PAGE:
# %MAC and LEMAC: why?

#### killbilly

##### Vocals, Lyrics, Triangle, Washboard, Kittens
I first ran into the concept of CG calculated as a percentage of MAC when I was flipping through a Cirrus PoH some years ago, but didn't pay all that much attention to it. It didn't really come up on my commercial training, either. But when I was studying for the ATP written, quite a few of the w/b and CG/load shift questions looked for answers as a percentage of MAC and usually gave LEMAC as a constant.

My question is why?

Everything about loading calculations up to that point followed a pretty simple baseline of taking the weight, multiplying it by the arm or station, and there was your moment. Charts and graphs did some of the work for you, but it was still basic multiplication and division to arrive at a number. And since you can get fairly precise with the stations/centroids used in the charts, I just don't see WHY the CG needs to be expressed as a percentage of the MAC instead of as a fixed point referenced to the datum.

Is there some advantage to expressing it as a percentage? Does using MAC allow for an aerodynamic characteristic that I'm not making the connection on?

I learned to do all of the math for the test and I understand what's being calculated. I just don't know why it's done this way. Any insight?

#### killbilly

##### Vocals, Lyrics, Triangle, Washboard, Kittens

I get this. I looked up these definitions.

But they don't answer the WHY. This is done on SOME light GA aircraft, and, it seems, on most large transport category aircraft. Why? What is the reasoning or school of thought on this?

#### Roger Roger

##### Paid to sleep, fly for fun
My best guess is that on large aircraft the actual numbers would get obnoxiously large and possibly subject to power of 10 errors.

#### killbilly

##### Vocals, Lyrics, Triangle, Washboard, Kittens
My best guess is that on large aircraft the actual numbers would get obnoxiously large and possibly subject to power of 10 errors.

Ok, I get that - makes sense - but hasn't every loading or w/b chart you've ever seen had a MOM/100 or MOM/1000 factor on it? That has been my very limited experience.

We asked this question of one of the instructors in my ATP/CTP class and he did not know. The first guy to bring it up was an ex-B1/B2/B52/C17 guy. (He had some terrific stories.)

#### ppragman

##### FLIPY FLAPS!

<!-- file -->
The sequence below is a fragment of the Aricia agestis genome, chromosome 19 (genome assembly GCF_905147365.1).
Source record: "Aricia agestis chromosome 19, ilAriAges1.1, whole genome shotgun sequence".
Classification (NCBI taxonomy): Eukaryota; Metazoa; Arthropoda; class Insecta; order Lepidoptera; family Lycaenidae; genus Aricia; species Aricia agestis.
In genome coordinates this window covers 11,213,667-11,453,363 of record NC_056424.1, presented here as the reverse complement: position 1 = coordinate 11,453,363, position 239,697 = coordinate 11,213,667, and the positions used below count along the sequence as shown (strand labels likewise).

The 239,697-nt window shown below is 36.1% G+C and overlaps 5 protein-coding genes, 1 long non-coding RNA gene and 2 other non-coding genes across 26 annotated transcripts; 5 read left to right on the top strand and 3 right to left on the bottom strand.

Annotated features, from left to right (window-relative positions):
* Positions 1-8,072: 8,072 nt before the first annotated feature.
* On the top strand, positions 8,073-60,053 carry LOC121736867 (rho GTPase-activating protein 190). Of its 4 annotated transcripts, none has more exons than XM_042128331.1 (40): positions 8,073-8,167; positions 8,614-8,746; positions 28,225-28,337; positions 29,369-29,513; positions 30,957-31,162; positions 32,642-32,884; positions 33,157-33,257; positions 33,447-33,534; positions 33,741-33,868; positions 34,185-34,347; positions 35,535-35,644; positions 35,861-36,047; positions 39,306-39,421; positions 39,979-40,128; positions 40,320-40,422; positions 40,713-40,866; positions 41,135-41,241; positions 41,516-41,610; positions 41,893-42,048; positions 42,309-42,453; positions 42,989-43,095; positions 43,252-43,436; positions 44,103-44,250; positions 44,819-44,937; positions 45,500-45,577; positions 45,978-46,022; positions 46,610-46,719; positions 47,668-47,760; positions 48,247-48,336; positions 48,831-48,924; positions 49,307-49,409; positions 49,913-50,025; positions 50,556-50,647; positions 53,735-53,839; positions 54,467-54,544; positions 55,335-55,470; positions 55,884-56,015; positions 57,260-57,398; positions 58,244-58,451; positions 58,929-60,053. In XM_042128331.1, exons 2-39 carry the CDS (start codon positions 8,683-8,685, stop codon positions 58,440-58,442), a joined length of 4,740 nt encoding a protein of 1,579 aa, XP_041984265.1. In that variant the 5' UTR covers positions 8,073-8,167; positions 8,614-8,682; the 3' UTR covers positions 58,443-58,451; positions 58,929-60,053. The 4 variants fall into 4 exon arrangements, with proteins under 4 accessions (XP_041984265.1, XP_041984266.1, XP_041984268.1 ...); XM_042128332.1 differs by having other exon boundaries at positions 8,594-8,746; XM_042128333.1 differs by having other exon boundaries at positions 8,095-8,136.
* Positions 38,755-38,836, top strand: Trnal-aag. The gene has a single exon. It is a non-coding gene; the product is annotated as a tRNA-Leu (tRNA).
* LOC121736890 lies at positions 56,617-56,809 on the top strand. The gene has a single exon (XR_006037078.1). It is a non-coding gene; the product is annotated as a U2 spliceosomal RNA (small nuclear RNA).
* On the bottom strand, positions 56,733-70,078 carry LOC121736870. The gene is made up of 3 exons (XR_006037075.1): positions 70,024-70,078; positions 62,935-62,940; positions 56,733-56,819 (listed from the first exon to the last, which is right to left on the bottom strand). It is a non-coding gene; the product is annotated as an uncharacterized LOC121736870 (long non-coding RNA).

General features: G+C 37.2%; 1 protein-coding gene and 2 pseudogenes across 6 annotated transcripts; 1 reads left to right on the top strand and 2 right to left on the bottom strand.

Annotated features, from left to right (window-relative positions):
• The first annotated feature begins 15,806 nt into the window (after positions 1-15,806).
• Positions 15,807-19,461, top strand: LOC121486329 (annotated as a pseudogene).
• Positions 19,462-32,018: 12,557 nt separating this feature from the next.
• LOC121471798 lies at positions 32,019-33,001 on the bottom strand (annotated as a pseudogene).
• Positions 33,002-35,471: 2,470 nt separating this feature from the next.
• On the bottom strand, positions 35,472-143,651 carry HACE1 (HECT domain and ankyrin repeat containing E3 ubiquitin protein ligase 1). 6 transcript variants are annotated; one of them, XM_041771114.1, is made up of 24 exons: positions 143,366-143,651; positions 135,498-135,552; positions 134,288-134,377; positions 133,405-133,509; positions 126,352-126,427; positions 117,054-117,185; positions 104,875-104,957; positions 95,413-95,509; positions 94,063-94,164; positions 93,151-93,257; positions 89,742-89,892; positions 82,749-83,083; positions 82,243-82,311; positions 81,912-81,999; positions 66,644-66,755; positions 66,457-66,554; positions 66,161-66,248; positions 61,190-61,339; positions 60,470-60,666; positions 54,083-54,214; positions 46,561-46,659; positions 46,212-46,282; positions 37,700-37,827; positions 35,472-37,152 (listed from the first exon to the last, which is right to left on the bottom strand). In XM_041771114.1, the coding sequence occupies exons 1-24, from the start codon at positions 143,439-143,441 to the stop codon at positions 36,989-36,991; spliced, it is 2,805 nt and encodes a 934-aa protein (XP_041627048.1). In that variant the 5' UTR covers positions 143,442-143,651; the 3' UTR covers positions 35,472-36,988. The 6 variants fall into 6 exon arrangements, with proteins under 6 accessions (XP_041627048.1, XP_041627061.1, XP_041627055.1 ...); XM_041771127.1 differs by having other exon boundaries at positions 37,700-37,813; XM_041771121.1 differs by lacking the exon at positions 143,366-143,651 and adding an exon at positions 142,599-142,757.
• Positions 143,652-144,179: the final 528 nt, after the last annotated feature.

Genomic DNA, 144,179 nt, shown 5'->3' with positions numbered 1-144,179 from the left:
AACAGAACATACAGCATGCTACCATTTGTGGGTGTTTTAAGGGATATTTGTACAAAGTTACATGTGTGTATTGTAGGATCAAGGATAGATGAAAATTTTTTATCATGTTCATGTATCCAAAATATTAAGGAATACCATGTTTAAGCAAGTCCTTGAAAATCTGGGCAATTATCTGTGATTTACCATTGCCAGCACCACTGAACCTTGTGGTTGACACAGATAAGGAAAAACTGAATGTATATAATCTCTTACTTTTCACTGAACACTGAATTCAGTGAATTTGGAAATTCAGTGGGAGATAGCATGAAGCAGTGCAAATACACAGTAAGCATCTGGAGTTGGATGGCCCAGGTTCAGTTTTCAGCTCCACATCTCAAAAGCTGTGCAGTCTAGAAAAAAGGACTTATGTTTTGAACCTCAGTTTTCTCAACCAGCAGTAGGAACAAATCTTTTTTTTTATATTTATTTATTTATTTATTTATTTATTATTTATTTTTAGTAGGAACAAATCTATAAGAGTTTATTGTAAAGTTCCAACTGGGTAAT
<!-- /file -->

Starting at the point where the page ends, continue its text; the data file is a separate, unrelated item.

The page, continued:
Temac, LEMAC, and MAC is all about pitching moments and controllability with non-rectangular shapes. The CG would be crazy hard to calculate if you were using traditional methods.

#### killbilly

##### Vocals, Lyrics, Triangle, Washboard, Kittens
Temac, LEMAC, and MAC is all about pitching moments and controllability with non-rectangular shapes. The CG would be crazy hard to calculate if you were using traditional methods.

So does that mean when a loading graph (or problem) has you convert the CG to a percentage (or, going the other way, converting a percentage to a specific station) it's just for the sake of the math, and the specific station (not the percentage) is meaningless? Or inaccurate?

#### ppragman

##### FLIPY FLAPS!
So does that mean when a loading graph (or problem) has you convert the CG to a percentage (or, going the other way, converting a percentage to a specific station) it's just for the sake of the math, and the specific station (not the percentage) is meaningless? Or inaccurate?
Well… I’m unsure about this exactly, but I’d suspect that fuel in a swept wing changes the CG non-linearly but changes %MAC linearly, but if you abstract the wing shape to a hypothetical square one?

Basically you convert a complex wing shape to a square one and in doing so you get a measurement that is similar across wing plan forms.

#### killbilly

##### Vocals, Lyrics, Triangle, Washboard, Kittens
Well… I’m unsure about this exactly, but I’d suspect that fuel in a swept wing changes the CG non-linearly but changes %MAC linearly, but if you abstract the wing shape to a hypothetical square one?

Basically you convert a complex wing shape to a square one and in doing so you get a measurement that is similar across wing plan forms.

This kind of makes sense...but I'm still not quite sure why, then, a fixed value (station) isn't okay but a percentage is, when you're looking at it from a practical/loading perspective.

#### msmspilot

##### Well-Known Member
This kind of makes sense...but I'm still not quite sure why, then, a fixed value (station) isn't okay but a percentage is, when you're looking at it from a practical/loading perspective.
If I understand correctly, the %MAC is a straight line on the wing, which angles back relative to the fuselage.

Using a fixed station would require you to determine a CG and a lifting moment, where expressing CG as a % of the chord allows you to calculate that the CG is within the window the wing can aerodynamically operate.

I feel like I’ve phrased this poorly, but maybe it’ll help

#### killbilly

##### Vocals, Lyrics, Triangle, Washboard, Kittens
Got a pretty workable explanation from another pilot I know that made sense. Here it is:

"It is important for longitudinal stability that the CG be located ahead of the center of lift of a wing. Since the center of lift is expressed as percent MAC, the location of the CG is expressed in the same terms."

This makes sense to me. @ppragman

#### ppragman

##### FLIPY FLAPS!
This kind of makes sense...but I'm still not quite sure why, then, a fixed value (station) isn't okay but a percentage is, when you're looking at it from a practical/loading perspective.
Because you don’t actually care about the cg - the cg is irrelevant to flying, what you care about is the stability you get at a particular CG. That’s the important part.

MAC is the tool to figure out if you’re in the range of permissible stabilities, which is easy if you have a relatively simple wing (you just use the CG) but really hard if you have a complicated wing.

For instance in a square winged machine (or a relatively square winged machine) the fuel burn makes a straight line if you draw it on a chart relative to cg.